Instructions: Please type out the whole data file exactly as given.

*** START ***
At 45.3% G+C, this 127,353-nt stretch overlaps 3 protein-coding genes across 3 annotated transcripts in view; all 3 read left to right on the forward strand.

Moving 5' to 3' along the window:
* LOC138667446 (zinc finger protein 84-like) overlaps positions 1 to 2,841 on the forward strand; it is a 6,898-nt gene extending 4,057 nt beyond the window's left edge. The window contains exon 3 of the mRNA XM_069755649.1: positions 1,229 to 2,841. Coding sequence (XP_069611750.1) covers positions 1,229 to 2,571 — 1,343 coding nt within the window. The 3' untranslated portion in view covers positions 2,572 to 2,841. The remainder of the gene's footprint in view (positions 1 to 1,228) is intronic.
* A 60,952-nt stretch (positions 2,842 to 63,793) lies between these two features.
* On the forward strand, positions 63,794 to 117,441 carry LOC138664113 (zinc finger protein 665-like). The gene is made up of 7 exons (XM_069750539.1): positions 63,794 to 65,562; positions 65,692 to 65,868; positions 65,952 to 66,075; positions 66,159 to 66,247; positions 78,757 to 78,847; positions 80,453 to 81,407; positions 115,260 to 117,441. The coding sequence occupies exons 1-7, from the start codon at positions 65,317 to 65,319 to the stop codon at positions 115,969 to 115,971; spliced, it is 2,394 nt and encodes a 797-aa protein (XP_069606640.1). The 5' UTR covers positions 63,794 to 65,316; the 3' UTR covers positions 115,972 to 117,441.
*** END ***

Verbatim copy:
At 45.3% G+C, this 127,353-nt stretch overlaps 3 protein-coding genes across 3 annotated transcripts in view; all 3 read left to right on the forward strand.

Moving 5' to 3' along the window:
* LOC138667446 (zinc finger protein 84-like) overlaps positions 1 to 2,841 on the forward strand; it is a 6,898-nt gene extending 4,057 nt beyond the window's left edge. The window contains exon 3 of the mRNA XM_069755649.1: positions 1,229 to 2,841. Coding sequence (XP_069611750.1) covers positions 1,229 to 2,571 — 1,343 coding nt within the window. The 3' untranslated portion in view covers positions 2,572 to 2,841. The remainder of the gene's footprint in view (positions 1 to 1,228) is intronic.
* A 60,952-nt stretch (positions 2,842 to 63,793) lies between these two features.
* On the forward strand, positions 63,794 to 117,441 carry LOC138664113 (zinc finger protein 665-like). The gene is made up of 7 exons (XM_069750539.1): positions 63,794 to 65,562; positions 65,692 to 65,868; positions 65,952 to 66,075; positions 66,159 to 66,247; positions 78,757 to 78,847; positions 80,453 to 81,407; positions 115,260 to 117,441. The coding sequence occupies exons 1-7, from the start codon at positions 65,317 to 65,319 to the stop codon at positions 115,969 to 115,971; spliced, it is 2,394 nt and encodes a 797-aa protein (XP_069606640.1). The 5' UTR covers positions 63,794 to 65,316; the 3' UTR covers positions 115,972 to 117,441.